'Awarta, Huwwara, Za'tara (Tapuah), Sun 18.1.09, Morning
Translator: Charles K.
A joint project of "HaPo'el Tel Aviv" and a children's group from Nablus. A heartwarming, tiny point of light (or perhaps it's even a big one) in the midst of all the helplessness and hopelessness.
Za'tara: 17 vehicles from the west, a bus being inspected, its passengers beside it.
6 vehicles at the northern checkpoint.
7:40 Huwwara - A military jeep at the northern exit from the village, 3 soldiers next to it.
7:45 Awarta - A car being inspected. No other vehicles.
7:50 Huwwara checkpoint:
80 or more people waiting for the turnstiles. People going to Nablus throughout our shift, sometimes only a few, sometimes large groups gathering at the turnstiles, people wait 2-3 minutes and go through.
Maybe the army could be asked to remove the sign over the turnstile, Handicapped crossing?
There's a new procedure for people leaving through the new checkpoint: coats and belts are laid on a stand near the exit gate, and ID cards are inserted into a special device. Some of those going through have to lift up their shirts, and those who are "chosen" have to pirouette. Some have to place their packages on the stand; sometimes the inspector makes do with asking them to open their bag, sometimes they have to take everything out and somehow manage to hold it in their hands because there's nowhere to put it. The sophisticated checkpoint design didn't take into account that there are Palestinians shorter than 1.7 meters. One of the stands is, in fact, low, and its easy to put on it what comes out of the bag, but the second is high, and often, especially when the bags are heavy, people have difficulty reaching it to place their bag there. Some people are made to pass their bags for inspection through the window on the eastern side, which is also high.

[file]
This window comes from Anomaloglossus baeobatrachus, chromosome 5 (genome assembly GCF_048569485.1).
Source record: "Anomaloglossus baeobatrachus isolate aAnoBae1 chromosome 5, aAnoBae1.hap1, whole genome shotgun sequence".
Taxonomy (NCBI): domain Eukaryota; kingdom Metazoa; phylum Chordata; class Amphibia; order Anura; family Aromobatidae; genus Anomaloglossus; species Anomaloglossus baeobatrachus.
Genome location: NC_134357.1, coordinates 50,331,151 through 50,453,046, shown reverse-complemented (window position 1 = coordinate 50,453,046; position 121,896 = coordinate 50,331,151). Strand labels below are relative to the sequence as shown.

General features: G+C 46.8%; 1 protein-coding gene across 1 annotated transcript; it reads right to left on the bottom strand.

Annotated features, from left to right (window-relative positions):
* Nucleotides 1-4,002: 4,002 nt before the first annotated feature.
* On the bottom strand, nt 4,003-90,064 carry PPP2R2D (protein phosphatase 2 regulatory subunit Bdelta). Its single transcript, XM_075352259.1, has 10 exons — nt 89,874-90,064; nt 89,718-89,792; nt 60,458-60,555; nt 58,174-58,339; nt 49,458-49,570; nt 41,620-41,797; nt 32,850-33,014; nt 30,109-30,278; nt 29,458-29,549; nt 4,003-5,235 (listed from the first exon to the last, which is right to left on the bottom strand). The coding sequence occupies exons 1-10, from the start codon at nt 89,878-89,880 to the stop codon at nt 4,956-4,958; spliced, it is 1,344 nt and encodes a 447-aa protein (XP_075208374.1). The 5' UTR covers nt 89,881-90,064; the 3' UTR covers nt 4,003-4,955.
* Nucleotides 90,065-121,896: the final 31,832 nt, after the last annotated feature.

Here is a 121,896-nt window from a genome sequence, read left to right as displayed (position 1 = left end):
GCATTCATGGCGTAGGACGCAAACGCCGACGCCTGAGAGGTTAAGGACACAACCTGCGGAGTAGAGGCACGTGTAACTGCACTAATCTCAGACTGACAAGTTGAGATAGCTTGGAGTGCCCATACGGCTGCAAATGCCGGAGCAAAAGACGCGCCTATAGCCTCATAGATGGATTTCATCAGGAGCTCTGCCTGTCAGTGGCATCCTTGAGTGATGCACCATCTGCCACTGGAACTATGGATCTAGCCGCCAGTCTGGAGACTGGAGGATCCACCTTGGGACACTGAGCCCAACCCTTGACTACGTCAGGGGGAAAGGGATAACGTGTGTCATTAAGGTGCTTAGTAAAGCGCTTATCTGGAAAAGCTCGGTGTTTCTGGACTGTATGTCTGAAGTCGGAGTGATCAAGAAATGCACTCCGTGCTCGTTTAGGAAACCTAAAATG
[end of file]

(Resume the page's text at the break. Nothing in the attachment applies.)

We timed how long people waited to go through the checkpoint: 20 minutes.
9:15 A young man from Jenin approached us. He said he's the coordinator of "HaPo'el Tel Aviv in Nablus." It turns out that, at his initiative, and with the help of Israeli peace activists, HaPo'el Tel Aviv adopted a children's group from Nablus, making it possible for them to practice and helping them with their studies. There are 120 children, 9 and older, in the group. They're permitted to attend games in Tel Aviv sometimes (we have his name and phone number). When we asked what his neighbors in Jenin, a town not particularly fond of Israel, think about his cooperating with Jews, he said they know he's loyal to his people, and that his project is good for the children.
9:30 Two minibus drivers report that in the past few days soldiers at the entrance to the village of Huwwara stop vehicles, make the passengers get out and detain them. Last Friday one of them was detained for three-quarters of an hour; this morning the second was detained for about an hour and a half. We agreed they'd telephone us if and when this happened again.
10:00 We got to our car and found the back window had been smashed.
People at the falafel stand where we stopped to finish up our shift with a falafel were upset when they saw the damaged car. One of the workers offered to repair it at a discount. He told us to report the broken window to the Border Police. When he saw that we didn't plan to do so, he added that every time a rock is thrown a total curfew is imposed on the village.